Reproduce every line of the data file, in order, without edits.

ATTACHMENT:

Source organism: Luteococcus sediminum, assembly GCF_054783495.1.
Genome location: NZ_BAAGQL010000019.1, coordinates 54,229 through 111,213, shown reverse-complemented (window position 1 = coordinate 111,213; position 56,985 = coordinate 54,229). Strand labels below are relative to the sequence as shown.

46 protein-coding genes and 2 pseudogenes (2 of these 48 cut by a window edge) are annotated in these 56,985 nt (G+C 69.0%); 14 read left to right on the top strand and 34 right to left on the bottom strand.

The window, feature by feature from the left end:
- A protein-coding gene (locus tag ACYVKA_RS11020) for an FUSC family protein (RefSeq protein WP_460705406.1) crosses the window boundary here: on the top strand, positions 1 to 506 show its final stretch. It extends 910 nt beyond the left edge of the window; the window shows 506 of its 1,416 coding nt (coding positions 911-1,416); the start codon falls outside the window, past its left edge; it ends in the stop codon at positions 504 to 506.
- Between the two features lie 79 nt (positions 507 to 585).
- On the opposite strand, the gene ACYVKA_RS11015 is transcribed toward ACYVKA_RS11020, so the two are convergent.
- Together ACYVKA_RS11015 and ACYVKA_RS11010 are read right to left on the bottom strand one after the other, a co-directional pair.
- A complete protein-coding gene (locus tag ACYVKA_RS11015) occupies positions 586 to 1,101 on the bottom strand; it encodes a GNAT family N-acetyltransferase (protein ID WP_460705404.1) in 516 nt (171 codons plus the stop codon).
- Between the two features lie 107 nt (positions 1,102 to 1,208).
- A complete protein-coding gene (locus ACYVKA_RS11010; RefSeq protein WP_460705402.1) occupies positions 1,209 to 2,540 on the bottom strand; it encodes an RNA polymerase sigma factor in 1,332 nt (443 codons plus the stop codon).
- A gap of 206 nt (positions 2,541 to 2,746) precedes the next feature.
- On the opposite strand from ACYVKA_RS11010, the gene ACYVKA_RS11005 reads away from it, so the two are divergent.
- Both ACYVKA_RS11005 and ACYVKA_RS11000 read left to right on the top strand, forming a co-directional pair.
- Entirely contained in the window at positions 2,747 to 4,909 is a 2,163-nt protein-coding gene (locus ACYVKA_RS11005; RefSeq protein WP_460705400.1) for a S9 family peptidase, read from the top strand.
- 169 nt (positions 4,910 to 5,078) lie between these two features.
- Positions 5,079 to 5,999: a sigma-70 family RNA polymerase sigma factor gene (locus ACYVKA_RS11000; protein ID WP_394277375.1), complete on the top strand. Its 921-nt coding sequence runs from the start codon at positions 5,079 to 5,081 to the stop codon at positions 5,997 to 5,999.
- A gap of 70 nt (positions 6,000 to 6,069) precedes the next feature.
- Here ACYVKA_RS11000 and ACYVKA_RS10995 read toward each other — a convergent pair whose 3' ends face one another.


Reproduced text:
Source organism: Luteococcus sediminum, assembly GCF_054783495.1.
Genome location: NZ_BAAGQL010000019.1, coordinates 54,229 through 111,213, shown reverse-complemented (window position 1 = coordinate 111,213; position 56,985 = coordinate 54,229). Strand labels below are relative to the sequence as shown.

46 protein-coding genes and 2 pseudogenes (2 of these 48 cut by a window edge) are annotated in these 56,985 nt (G+C 69.0%); 14 read left to right on the top strand and 34 right to left on the bottom strand.

The window, feature by feature from the left end:
- A protein-coding gene (locus tag ACYVKA_RS11020) for an FUSC family protein (RefSeq protein WP_460705406.1) crosses the window boundary here: on the top strand, positions 1 to 506 show its final stretch. It extends 910 nt beyond the left edge of the window; the window shows 506 of its 1,416 coding nt (coding positions 911-1,416); the start codon falls outside the window, past its left edge; it ends in the stop codon at positions 504 to 506.
- Between the two features lie 79 nt (positions 507 to 585).
- On the opposite strand, the gene ACYVKA_RS11015 is transcribed toward ACYVKA_RS11020, so the two are convergent.
- Together ACYVKA_RS11015 and ACYVKA_RS11010 are read right to left on the bottom strand one after the other, a co-directional pair.
- A complete protein-coding gene (locus tag ACYVKA_RS11015) occupies positions 586 to 1,101 on the bottom strand; it encodes a GNAT family N-acetyltransferase (protein ID WP_460705404.1) in 516 nt (171 codons plus the stop codon).
- Between the two features lie 107 nt (positions 1,102 to 1,208).
- A complete protein-coding gene (locus ACYVKA_RS11010; RefSeq protein WP_460705402.1) occupies positions 1,209 to 2,540 on the bottom strand; it encodes an RNA polymerase sigma factor in 1,332 nt (443 codons plus the stop codon).
- A gap of 206 nt (positions 2,541 to 2,746) precedes the next feature.
- On the opposite strand from ACYVKA_RS11010, the gene ACYVKA_RS11005 reads away from it, so the two are divergent.
- Both ACYVKA_RS11005 and ACYVKA_RS11000 read left to right on the top strand, forming a co-directional pair.
- Entirely contained in the window at positions 2,747 to 4,909 is a 2,163-nt protein-coding gene (locus ACYVKA_RS11005; RefSeq protein WP_460705400.1) for a S9 family peptidase, read from the top strand.
- 169 nt (positions 4,910 to 5,078) lie between these two features.
- Positions 5,079 to 5,999: a sigma-70 family RNA polymerase sigma factor gene (locus ACYVKA_RS11000; protein ID WP_394277375.1), complete on the top strand. Its 921-nt coding sequence runs from the start codon at positions 5,079 to 5,081 to the stop codon at positions 5,997 to 5,999.
- A gap of 70 nt (positions 6,000 to 6,069) precedes the next feature.
- Here ACYVKA_RS11000 and ACYVKA_RS10995 read toward each other — a convergent pair whose 3' ends face one another.